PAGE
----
Here’s our noneboring, un alphabetical glossary of words you may have come across. It’s organized so that the information builds on itself as you read top to bottom.
Portable power station: An electronic device that powers electronics via a rechargeable battery. They generally have some combination of AC outlets, USB outlets, and sometimes less common types of outlets.
Generator: Something that creates electricity from solar energy, spinning magnets, turbines, etc. It seems like common sense but a lot of players in this industry are calling portable power stations – which only store energy – as “generators”.
Capacity: The size of the battery in terms of how much electricity it can provide. Capacity can be measured in watt-hours (Wh) or amp-hours (Ah). It’s measured in hours because turning on a light bulb for 1 hour versus 10 hours uses different amounts of electricity.
Amp (A): Basically, the electricity equivalent of how much water is flowing out of a hose.
Volt (V): The electricity equivalent of the water pressure coming out of a hose. If the voltage from the power source is too high, it can damage your devices (like during a power surge) – too low and it doesn’t provide enough oomph to get things going.
Watt (W): It’s amps times volts so you can imagine it as the combination of the volume of water (amps) and the water pressure (volts). Going from a garden hose to a fire hose would mean more total power (watts) being sent out.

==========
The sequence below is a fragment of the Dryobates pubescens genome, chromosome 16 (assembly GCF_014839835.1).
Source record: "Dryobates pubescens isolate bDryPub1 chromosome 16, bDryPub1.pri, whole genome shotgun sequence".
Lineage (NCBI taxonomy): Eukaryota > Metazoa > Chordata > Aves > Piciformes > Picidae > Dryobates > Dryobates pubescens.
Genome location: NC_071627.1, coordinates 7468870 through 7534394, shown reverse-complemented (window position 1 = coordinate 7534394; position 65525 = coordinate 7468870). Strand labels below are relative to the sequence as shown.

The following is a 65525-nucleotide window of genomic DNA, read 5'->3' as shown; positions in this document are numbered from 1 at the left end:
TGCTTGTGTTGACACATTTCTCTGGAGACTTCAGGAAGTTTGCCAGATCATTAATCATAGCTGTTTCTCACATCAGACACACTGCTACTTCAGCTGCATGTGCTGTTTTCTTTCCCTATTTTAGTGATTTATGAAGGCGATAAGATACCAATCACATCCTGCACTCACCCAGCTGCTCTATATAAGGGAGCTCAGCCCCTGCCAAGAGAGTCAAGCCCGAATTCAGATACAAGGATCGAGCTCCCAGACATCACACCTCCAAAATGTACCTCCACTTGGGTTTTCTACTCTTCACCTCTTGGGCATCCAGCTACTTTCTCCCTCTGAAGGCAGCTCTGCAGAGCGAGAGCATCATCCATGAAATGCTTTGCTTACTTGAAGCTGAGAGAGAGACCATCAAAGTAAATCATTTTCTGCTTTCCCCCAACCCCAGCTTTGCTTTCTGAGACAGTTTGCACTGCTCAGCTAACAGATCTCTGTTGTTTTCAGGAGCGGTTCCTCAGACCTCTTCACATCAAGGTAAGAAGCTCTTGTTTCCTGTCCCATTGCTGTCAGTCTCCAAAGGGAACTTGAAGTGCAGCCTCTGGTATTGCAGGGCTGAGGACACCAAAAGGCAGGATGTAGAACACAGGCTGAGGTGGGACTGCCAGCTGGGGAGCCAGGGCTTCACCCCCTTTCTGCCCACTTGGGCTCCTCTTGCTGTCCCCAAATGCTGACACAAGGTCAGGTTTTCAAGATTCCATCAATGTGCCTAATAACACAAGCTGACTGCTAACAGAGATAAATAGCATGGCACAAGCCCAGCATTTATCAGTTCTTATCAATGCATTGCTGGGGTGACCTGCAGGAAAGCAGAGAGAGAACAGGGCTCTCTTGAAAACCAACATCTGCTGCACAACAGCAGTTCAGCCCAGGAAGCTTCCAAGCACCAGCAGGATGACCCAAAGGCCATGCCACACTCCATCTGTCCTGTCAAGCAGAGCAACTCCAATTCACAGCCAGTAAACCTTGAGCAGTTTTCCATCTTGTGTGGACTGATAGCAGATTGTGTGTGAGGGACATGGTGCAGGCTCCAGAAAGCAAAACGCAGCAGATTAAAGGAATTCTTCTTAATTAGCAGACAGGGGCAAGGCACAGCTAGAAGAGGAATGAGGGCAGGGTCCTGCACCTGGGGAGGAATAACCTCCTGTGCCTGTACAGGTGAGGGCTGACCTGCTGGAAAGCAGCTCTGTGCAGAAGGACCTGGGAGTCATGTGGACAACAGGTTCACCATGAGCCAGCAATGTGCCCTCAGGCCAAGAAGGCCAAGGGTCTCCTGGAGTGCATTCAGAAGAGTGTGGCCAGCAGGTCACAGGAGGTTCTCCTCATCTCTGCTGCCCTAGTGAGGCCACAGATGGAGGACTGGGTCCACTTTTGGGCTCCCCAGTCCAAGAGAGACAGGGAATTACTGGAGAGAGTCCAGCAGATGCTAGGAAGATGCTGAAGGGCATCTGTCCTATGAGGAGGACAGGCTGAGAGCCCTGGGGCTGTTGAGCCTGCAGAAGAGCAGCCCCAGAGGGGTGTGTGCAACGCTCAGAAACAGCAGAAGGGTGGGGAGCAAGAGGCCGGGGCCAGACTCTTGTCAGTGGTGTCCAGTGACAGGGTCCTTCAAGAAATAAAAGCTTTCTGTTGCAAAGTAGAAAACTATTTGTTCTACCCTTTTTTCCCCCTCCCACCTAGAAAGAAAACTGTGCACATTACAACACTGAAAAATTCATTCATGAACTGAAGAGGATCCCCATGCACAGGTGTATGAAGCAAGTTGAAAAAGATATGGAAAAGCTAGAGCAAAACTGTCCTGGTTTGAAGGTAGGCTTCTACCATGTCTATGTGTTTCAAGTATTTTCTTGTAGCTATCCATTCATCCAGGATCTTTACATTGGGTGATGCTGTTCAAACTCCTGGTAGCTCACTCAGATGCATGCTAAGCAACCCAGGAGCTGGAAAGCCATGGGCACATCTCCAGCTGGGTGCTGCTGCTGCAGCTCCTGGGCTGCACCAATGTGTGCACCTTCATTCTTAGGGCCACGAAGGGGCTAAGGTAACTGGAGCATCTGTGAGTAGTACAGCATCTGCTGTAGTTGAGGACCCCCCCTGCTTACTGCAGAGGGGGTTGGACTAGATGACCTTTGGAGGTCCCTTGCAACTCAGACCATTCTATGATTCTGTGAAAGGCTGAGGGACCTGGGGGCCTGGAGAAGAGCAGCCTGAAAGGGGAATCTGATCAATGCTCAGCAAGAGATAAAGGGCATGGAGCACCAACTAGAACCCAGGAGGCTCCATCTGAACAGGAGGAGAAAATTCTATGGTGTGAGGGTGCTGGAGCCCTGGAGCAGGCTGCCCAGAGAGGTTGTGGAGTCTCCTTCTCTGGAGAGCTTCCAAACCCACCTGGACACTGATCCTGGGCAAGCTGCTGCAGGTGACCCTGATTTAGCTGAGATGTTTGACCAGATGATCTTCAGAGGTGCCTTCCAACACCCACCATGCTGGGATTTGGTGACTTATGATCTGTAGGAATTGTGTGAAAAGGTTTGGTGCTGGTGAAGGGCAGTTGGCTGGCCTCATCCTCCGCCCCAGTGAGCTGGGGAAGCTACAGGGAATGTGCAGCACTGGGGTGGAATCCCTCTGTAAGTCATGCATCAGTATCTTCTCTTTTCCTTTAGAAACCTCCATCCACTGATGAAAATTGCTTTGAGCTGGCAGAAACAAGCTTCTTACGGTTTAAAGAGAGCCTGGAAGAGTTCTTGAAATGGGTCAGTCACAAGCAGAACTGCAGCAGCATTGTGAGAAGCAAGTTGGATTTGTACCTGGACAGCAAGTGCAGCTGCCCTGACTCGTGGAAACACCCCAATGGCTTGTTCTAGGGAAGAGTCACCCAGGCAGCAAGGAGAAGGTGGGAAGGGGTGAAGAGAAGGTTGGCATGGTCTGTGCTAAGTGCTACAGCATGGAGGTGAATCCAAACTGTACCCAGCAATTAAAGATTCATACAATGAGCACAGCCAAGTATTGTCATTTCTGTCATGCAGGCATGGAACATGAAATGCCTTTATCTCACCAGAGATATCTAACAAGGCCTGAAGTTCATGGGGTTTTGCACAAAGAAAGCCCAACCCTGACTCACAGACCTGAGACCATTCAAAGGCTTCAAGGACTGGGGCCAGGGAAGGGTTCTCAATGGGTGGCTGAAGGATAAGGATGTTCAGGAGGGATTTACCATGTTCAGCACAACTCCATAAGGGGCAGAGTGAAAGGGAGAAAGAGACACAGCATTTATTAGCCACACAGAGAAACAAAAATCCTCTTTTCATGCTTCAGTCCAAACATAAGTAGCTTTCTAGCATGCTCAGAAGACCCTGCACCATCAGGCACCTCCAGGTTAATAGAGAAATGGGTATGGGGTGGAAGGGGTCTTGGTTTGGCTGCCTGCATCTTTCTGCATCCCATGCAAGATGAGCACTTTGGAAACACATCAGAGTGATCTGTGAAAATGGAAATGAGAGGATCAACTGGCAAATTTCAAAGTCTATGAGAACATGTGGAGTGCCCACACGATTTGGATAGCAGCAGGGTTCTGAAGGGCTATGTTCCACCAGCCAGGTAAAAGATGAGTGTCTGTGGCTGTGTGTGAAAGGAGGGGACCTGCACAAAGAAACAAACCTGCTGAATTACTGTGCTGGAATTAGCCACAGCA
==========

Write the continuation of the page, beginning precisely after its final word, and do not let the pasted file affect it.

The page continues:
Charge cycle: A 100% full battery discharging until it’s completely dead (which should be avoided if possible) counts as 1 cycle. Likewise, only using it to 50% of its capacity counts as half of a cycle.
Cycle life: The lifespan of your battery – stated in number of cycles. A rechargeable battery’s capacity decreases over time; a battery that could originally power a light for 100 hours will eventually only be able to power it for 80 hours, then 50 hours,... If the cycle life is stated as 500 cycles to 80% capacity, it means you can fully charge and discharge 500 times before your battery only powers that light for 80 hours (80% of 100 hours).
Shelf life: Batteries lose their charge even while being stored, and if they sit for a long time without being recharged, it can be damaging. Shelf life is the longest you should go between recharges.
Output: It’s the maximum amount of watts (electric power) that can be sent to something plugged in. If your portable power station has an output of 600W, you can power a 300W television but not an 800W toaster oven (or two 400W toaster ovens).
Surge: Some electronics need a lot of watts for brief moments, like when starting up. The surge rating, or “peak”, shows how high of a spike the portable power station can accommodate over short intervals.
Overload: Whenever the things plugged in try to draw more watts than the source can supply.
Input: How much a portable power station takes in from a wall outlet, solar panel, or anything else recharging it. The higher the input wattage, the faster it recharges.
Charge time: How fast the battery recharges, which is dependent on input.
Fast charge: USB ports with this feature output more than the standard wattage, meaning compatible devices take in more energy and recharge faster.
X-Boost: EcoFlow’s proprietary technology that lets higher-watt electronics be used by operating them at a reduced wattage. For example, RIVER outputs a maximum of 600W which means you couldn’t power a 1500W oven. When its 1800W X-Boost is enabled, it can run the oven, but at 600W. Less power goes to the oven, so it takes longer, but it keeps an option open. Not all electronics can run at a lower wattage.